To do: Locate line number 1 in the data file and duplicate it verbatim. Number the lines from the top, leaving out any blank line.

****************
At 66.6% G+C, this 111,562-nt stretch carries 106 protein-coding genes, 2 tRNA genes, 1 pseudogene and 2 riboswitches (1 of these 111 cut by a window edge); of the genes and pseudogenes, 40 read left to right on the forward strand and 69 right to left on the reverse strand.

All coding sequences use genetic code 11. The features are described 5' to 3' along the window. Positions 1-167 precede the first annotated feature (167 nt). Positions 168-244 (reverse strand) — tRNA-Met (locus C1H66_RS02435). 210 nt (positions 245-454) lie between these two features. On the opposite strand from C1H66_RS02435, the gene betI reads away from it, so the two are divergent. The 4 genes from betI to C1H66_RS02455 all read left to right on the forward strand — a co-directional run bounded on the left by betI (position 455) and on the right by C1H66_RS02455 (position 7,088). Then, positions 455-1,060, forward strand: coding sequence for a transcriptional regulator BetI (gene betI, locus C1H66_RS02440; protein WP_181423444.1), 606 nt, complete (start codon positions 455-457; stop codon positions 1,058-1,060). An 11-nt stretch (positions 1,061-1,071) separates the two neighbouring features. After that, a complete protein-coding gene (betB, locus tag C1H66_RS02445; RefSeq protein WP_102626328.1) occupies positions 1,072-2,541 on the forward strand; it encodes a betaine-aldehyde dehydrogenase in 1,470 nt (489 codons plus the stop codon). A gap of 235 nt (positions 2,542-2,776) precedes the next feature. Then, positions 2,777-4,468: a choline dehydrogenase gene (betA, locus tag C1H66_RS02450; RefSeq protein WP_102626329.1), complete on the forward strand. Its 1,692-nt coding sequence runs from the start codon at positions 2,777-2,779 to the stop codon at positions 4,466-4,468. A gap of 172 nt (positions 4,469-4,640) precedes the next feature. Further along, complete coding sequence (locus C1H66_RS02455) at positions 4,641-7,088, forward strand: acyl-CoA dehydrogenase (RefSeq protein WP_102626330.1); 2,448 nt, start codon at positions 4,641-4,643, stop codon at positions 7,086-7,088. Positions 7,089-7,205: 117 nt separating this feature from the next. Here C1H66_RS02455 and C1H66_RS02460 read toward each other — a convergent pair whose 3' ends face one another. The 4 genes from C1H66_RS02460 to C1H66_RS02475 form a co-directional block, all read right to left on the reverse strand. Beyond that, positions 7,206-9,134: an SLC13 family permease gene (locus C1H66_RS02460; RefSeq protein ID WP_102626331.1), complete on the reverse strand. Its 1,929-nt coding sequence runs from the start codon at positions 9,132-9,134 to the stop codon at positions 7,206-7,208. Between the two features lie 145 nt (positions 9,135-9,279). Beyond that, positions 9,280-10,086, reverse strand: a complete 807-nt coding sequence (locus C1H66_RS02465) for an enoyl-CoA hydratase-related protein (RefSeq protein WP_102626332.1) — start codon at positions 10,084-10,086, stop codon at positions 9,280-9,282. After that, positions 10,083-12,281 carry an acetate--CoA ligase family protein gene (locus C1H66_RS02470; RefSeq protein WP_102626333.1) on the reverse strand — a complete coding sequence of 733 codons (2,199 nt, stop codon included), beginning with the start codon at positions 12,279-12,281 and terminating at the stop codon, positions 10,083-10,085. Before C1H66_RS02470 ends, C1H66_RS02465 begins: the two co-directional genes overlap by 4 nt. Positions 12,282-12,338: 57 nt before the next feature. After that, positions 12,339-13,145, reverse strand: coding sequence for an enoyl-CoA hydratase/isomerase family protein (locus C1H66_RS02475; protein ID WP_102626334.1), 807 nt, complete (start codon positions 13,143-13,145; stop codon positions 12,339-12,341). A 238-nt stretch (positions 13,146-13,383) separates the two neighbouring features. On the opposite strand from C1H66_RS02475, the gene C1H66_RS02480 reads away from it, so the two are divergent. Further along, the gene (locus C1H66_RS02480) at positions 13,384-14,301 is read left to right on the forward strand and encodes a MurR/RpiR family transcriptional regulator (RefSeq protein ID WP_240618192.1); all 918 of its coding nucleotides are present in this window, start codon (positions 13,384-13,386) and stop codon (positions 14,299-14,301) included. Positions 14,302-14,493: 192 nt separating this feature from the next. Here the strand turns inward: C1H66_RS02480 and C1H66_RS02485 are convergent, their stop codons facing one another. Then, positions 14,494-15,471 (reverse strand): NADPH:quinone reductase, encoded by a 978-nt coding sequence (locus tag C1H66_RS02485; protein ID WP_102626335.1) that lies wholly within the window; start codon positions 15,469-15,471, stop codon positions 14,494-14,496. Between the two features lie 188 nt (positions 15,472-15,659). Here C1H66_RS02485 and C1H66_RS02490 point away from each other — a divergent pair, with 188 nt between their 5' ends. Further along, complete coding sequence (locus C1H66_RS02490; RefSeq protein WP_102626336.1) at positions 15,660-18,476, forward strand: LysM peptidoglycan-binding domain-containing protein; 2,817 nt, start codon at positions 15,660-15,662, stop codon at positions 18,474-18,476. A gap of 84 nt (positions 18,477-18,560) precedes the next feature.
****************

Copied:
At 66.6% G+C, this 111,562-nt stretch carries 106 protein-coding genes, 2 tRNA genes, 1 pseudogene and 2 riboswitches (1 of these 111 cut by a window edge); of the genes and pseudogenes, 40 read left to right on the forward strand and 69 right to left on the reverse strand.